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Old 10-01-2014, 02:41 PM   #11
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I have recently been shopping for a ACA plan in California. For the 2 of us, the premiums would be less than $6K a year for a HSA-compatible bronze plan ($9K family deductible). Additional out-of-pocket expenses could reach a maximum of $25,400 a year (up to $12,700 for medical plus up to $12,700 for drugs). Even if we manage to keep our income below the subsidy cutoff, the "savings" only apply to the rather reasonable premiums so we could still be on the hook for some major out-of-pocket expenses. For example, even with a retirement income of $40K, the annual out-of-pocket maximum is still over $26,000. So Obamacare is not that attractive for us.
We found we were better off with two separate policies. We each have a $6,350 deductible and pay the same per person premium we would for a policy on us as a couple (the deductible for us as a couple would be $12,700). Since we are both healthy and have had minimal claims I figure the chance of both of us having a health event in the same year are less likely. So if one of us has an issue and a $12,000 medical bill, the insurance will pay $5,650 with two separate policies where if we had a policy as a couple it would pay nothing.
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Old 10-01-2014, 02:42 PM   #12
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For example, even with a retirement income of $40K, the annual out-of-pocket maximum is still over $26,000. So Obamacare is not that attractive for us.
Some of the enhanced silver plans have greatly reduced max OOP (e.g. silver 94 is just $2250 for one) but the income limits are even stricter. I think the enhanced silver starts at $39k and below.

Assuming employer based healthcare is not available, what other alternatives are you considering?
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Old 10-01-2014, 02:48 PM   #13
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If your state did not extend Medicaid m,ake sure your income is high enough to qualify for an exchange plan and not leave you in the limbo gap.
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Old 10-01-2014, 02:57 PM   #14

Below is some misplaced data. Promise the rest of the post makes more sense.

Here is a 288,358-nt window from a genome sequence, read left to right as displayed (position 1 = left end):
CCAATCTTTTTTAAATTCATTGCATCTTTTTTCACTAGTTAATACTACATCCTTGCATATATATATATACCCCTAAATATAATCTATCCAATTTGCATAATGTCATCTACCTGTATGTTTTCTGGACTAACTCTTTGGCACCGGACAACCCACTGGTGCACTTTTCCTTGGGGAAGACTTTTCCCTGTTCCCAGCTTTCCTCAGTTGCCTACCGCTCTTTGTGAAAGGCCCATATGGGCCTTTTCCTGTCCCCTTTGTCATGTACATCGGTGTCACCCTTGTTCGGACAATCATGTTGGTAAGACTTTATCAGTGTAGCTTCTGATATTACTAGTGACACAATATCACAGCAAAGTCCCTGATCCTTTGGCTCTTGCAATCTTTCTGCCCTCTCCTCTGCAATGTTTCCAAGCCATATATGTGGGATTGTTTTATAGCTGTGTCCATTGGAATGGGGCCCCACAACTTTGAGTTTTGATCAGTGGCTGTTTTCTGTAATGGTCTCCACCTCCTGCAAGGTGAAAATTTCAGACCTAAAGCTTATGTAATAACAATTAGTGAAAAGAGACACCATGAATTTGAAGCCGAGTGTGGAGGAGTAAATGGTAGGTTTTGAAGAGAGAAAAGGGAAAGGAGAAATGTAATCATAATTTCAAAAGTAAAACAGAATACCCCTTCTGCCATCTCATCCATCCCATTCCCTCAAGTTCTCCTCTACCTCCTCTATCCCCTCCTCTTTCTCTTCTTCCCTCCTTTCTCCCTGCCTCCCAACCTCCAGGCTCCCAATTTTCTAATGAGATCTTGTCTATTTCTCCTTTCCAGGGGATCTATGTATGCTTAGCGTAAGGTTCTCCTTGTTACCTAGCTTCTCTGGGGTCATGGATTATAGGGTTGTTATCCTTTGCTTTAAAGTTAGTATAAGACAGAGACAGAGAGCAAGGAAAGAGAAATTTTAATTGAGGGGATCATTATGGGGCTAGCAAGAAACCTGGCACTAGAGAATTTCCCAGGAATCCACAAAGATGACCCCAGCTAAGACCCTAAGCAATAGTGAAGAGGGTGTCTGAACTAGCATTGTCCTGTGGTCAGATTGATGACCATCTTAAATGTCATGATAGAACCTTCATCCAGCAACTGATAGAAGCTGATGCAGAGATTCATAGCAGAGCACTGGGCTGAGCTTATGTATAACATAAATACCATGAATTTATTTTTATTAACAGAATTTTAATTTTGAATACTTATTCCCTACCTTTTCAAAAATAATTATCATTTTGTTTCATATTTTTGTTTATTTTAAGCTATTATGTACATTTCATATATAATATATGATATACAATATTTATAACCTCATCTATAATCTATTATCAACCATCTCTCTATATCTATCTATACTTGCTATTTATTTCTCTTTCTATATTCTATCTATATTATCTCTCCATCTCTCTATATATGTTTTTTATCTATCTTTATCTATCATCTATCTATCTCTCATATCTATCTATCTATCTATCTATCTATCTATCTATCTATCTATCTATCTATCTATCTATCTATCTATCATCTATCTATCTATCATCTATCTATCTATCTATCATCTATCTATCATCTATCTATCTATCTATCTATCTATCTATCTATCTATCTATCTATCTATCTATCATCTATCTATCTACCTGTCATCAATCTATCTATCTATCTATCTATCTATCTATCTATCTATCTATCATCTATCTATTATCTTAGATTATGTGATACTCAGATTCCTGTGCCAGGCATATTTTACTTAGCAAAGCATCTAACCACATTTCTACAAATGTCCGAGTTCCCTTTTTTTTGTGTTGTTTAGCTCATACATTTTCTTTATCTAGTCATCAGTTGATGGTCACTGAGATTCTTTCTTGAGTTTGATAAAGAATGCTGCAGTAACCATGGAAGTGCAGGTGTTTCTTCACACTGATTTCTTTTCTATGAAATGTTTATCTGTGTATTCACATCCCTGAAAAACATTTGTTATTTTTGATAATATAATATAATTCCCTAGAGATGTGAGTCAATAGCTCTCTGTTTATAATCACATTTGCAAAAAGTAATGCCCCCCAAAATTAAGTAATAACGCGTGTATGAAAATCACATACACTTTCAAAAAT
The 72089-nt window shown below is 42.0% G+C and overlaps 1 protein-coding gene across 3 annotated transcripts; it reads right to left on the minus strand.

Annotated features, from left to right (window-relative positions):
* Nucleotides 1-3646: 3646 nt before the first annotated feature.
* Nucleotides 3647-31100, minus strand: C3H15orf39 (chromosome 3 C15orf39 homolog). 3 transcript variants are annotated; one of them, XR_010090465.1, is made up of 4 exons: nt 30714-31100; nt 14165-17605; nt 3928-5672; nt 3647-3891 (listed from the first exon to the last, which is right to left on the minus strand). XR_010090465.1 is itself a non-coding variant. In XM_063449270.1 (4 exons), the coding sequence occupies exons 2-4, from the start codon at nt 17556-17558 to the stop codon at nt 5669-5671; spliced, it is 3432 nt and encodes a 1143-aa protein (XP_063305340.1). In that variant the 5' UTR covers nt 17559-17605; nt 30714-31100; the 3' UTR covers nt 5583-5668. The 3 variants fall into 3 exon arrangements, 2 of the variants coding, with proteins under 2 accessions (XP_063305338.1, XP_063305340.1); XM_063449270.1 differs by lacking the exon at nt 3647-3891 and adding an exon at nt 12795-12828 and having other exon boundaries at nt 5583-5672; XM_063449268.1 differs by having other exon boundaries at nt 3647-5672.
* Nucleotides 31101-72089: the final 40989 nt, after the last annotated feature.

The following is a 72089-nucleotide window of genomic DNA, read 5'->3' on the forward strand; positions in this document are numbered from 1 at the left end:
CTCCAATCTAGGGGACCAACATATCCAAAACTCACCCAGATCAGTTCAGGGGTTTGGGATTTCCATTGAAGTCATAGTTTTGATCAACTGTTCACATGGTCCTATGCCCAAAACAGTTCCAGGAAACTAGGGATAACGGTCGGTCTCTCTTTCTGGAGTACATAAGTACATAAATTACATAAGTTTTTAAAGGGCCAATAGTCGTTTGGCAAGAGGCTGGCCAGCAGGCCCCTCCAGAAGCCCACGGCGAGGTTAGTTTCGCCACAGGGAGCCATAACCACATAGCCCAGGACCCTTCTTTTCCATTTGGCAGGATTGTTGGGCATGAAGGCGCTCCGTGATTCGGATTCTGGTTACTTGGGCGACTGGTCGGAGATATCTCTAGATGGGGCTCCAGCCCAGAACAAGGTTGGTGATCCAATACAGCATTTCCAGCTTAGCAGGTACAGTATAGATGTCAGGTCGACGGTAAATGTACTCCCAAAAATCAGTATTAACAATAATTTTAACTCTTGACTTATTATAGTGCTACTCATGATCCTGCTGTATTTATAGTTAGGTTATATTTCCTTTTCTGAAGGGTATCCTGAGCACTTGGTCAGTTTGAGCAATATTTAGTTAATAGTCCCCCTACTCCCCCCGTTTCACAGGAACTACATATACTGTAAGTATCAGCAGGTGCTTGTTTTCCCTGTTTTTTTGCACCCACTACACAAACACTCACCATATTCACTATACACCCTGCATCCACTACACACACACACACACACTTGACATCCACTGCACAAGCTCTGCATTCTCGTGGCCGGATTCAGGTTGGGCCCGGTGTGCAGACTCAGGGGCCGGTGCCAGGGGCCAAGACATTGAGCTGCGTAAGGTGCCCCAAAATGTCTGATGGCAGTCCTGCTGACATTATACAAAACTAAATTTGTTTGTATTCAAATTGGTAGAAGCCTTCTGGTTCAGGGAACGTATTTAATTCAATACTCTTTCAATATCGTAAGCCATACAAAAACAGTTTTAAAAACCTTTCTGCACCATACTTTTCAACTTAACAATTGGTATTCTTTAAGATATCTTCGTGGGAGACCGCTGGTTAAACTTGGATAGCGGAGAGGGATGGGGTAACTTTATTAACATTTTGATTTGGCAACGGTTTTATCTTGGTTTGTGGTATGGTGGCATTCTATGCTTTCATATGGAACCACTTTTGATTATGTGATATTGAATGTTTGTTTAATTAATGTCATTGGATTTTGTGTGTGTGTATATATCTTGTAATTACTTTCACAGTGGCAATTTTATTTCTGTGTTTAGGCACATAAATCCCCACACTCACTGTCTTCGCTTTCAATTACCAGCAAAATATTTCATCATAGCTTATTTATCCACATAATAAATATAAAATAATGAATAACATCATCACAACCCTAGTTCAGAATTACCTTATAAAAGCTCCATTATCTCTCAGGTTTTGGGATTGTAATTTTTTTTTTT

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We found we were better off with two separate policies. We each have a $6,350 deductible and pay the same per person premium we would for a policy on us as a couple (the deductible for us as a couple would be $12,700). Since we are both healthy and have had minimal claims I figure the chance of both of us having a health event in the same year are less likely. So if one of us has an issue and a $12,000 medical bill, the insurance will pay $5,650 with two separate policies where if we had a policy as a couple it would pay nothing.
Thanks, I will have to look into this.
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Old 10-01-2014, 03:09 PM   #15
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I have recently been shopping for a ACA plan in California. For the 2 of us, the premiums would be less than $6K a year for a HSA-compatible bronze plan ($9K family deductible). Additional out-of-pocket expenses could reach a maximum of $25,400 a year (up to $12,700 for medical plus up to $12,700 for drugs). Even if we manage to keep our income below the subsidy cutoff, the "savings" only apply to the rather reasonable premiums so we could still be on the hook for some major out-of-pocket expenses. For example, even with a retirement income of $40K, the annual out-of-pocket maximum is still over $26,000. So Obamacare is not that attractive for us.
The TOOP is combined for medical and pharmaceutical, exception made only for certain grandfathered employer plans. The bronze plan must cover 60% of the total actuarial value, so an average plan should have around around $6k or so of TOOP for each of you.
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Old 10-01-2014, 03:13 PM   #16
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Some of the enhanced silver plans have greatly reduced max OOP (e.g. silver 94 is just $2250 for one) but the income limits are even stricter. I think the enhanced silver starts at $39k and below.

Assuming employer based healthcare is not available, what other alternatives are you considering?